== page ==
Insects rely on warm temperatures to grow, and thus their emergence and life cycle progression can be tracked by tracking the "heating units" that accumulate each day. This is referred to as growing degree days.
Growing degree days (GDD) are calculated by average the high and low temperature for the day and subtracting 50 (base 50). The positive remainder is added to the cumulative total of GDD. For more information on GDD and how to calculate the go to: http://www.gardening.cornell.edu/weather/gdd.html
The life cycle stages of many of our insect pests have GDD equivalents. For instance we know that the time to treat for forest tent caterpillars is between 192 and 363 GDD and eastern tent caterpillar 90 to 190 GDD. Before then, they shouldn't be out and after they are not really susceptible.
We can also use GDD for monitoring. A great example is the Emerald Ash Borer; whose adults emerge at 450-500 GDD. You've all seen those purple sticky traps used for monitoring EAB. Timing their deployment so they are out before 450 GDD is crucial.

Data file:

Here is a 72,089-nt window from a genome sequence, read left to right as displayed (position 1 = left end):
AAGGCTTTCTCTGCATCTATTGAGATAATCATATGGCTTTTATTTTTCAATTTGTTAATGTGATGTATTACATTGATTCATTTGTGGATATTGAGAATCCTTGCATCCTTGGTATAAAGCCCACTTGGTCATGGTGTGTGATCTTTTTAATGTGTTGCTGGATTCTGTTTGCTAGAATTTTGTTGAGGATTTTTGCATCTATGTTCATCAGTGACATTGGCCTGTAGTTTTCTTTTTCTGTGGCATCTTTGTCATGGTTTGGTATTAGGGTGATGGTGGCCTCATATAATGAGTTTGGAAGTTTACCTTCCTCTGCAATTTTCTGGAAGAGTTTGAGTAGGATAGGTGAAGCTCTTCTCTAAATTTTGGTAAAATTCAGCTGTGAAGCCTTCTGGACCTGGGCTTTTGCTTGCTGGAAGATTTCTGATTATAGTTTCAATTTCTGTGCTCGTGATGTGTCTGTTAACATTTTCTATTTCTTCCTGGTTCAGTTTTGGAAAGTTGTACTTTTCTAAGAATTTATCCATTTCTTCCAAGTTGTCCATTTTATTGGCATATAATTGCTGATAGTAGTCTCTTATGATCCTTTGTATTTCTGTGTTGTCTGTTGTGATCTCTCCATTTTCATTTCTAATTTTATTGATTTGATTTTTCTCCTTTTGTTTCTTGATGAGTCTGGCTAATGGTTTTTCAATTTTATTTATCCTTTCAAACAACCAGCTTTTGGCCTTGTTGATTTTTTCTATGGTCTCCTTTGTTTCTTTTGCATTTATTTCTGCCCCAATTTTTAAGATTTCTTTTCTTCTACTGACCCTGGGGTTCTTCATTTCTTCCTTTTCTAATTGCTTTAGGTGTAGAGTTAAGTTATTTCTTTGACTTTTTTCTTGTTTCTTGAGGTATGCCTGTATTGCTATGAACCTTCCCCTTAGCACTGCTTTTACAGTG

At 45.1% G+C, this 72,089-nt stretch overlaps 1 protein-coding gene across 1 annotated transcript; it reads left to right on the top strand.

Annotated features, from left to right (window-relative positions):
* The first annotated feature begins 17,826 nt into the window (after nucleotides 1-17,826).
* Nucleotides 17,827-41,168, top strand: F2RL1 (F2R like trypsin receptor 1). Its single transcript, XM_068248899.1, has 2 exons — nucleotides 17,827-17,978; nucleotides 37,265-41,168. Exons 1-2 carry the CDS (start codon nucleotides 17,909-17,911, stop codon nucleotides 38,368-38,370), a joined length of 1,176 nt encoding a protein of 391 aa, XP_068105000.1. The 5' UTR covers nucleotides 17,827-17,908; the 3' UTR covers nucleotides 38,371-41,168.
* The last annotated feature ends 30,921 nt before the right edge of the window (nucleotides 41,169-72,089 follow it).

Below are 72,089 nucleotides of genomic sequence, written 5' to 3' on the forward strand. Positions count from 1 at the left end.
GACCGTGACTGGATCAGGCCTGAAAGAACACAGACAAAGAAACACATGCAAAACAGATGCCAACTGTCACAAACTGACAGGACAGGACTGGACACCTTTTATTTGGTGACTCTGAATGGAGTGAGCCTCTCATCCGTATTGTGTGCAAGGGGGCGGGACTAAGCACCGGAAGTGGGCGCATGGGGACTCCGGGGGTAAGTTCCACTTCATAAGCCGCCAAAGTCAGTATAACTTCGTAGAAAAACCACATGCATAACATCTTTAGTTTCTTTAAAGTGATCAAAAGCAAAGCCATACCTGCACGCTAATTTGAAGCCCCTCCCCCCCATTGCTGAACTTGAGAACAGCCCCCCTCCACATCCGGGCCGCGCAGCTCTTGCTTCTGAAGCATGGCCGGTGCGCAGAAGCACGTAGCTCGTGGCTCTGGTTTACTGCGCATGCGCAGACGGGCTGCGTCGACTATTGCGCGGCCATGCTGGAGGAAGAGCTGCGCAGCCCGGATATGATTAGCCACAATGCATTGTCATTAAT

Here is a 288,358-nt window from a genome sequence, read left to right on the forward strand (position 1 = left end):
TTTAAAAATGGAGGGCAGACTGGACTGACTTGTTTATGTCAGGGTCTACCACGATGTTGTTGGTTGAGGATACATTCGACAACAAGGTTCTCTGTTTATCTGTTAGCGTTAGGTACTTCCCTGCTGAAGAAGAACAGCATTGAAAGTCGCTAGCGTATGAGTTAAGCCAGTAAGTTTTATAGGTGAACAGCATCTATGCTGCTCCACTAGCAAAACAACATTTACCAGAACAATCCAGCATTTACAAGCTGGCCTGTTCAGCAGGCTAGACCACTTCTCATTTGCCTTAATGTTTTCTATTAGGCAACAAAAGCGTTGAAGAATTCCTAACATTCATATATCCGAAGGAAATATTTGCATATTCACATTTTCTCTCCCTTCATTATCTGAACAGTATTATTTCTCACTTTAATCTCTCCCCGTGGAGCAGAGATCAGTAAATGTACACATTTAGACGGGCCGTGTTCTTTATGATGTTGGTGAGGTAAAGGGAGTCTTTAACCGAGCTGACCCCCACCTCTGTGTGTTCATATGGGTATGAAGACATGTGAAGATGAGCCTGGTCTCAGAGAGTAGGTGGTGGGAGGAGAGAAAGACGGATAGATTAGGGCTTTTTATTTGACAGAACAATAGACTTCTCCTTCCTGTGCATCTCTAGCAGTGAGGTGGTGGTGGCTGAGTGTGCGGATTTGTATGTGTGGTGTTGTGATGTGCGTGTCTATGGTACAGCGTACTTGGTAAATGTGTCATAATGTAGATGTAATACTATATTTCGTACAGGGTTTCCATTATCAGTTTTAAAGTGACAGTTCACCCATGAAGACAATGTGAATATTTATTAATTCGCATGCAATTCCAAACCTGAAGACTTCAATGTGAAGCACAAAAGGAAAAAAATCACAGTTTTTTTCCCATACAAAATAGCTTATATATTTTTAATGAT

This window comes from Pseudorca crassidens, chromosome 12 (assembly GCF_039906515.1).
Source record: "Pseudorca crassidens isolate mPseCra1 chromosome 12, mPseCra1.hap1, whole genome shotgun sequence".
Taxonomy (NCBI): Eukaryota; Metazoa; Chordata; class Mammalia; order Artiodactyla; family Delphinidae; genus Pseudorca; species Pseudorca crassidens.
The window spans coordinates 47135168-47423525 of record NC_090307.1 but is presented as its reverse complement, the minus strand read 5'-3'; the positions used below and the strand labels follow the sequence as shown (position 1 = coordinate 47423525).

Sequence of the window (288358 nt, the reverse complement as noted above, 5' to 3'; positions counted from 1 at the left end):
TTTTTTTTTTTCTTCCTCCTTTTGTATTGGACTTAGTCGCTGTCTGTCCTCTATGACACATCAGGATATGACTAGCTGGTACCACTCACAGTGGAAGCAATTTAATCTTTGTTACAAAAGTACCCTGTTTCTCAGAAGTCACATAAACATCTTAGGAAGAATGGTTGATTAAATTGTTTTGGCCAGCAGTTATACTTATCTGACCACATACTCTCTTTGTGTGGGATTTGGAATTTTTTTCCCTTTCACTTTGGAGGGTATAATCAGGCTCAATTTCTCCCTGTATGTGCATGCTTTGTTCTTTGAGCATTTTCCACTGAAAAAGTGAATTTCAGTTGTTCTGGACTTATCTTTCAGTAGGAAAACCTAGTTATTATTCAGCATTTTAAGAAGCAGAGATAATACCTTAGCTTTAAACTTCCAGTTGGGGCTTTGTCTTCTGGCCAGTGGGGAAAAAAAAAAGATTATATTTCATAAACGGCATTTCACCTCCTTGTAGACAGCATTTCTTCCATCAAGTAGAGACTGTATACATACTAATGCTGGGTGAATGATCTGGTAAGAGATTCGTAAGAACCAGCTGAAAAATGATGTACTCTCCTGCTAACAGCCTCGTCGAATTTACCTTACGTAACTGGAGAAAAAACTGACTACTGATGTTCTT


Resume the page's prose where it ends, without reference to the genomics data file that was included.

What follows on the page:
Fortunately, you don't have to keep track of GDD yourself. You can use this handy reference from the CE Network for Environmental Weather Applications: http://newa.cornell.edu/index.php?page=growing-degree-days Just choose the station nearest you. If you're especially concerned about EAB, you can monitor this NRCC website: http://www.nrcc.cornell.edu/eab/ mapping GDD just for EAB.
Moreover, you're not by a computer or you can't remember the website....nature has another way of letting us know when to expect pests- flowers. The critical pest life stages have been correlated with native/common blooming plants, so all we need to remember is the signal flower (or Plant Phenological Indicator, PPI). Our forest tent caterpillars match up with redbud and Tatarian honeysuckle; eastern tents with Japanese flowering quince (which is looking stunning here); and emerald ash borer with black locust.
You can look up GDD and PPI for your favorite insect pests at http://ipmguidelines.org/ Just click on the appropriate category.
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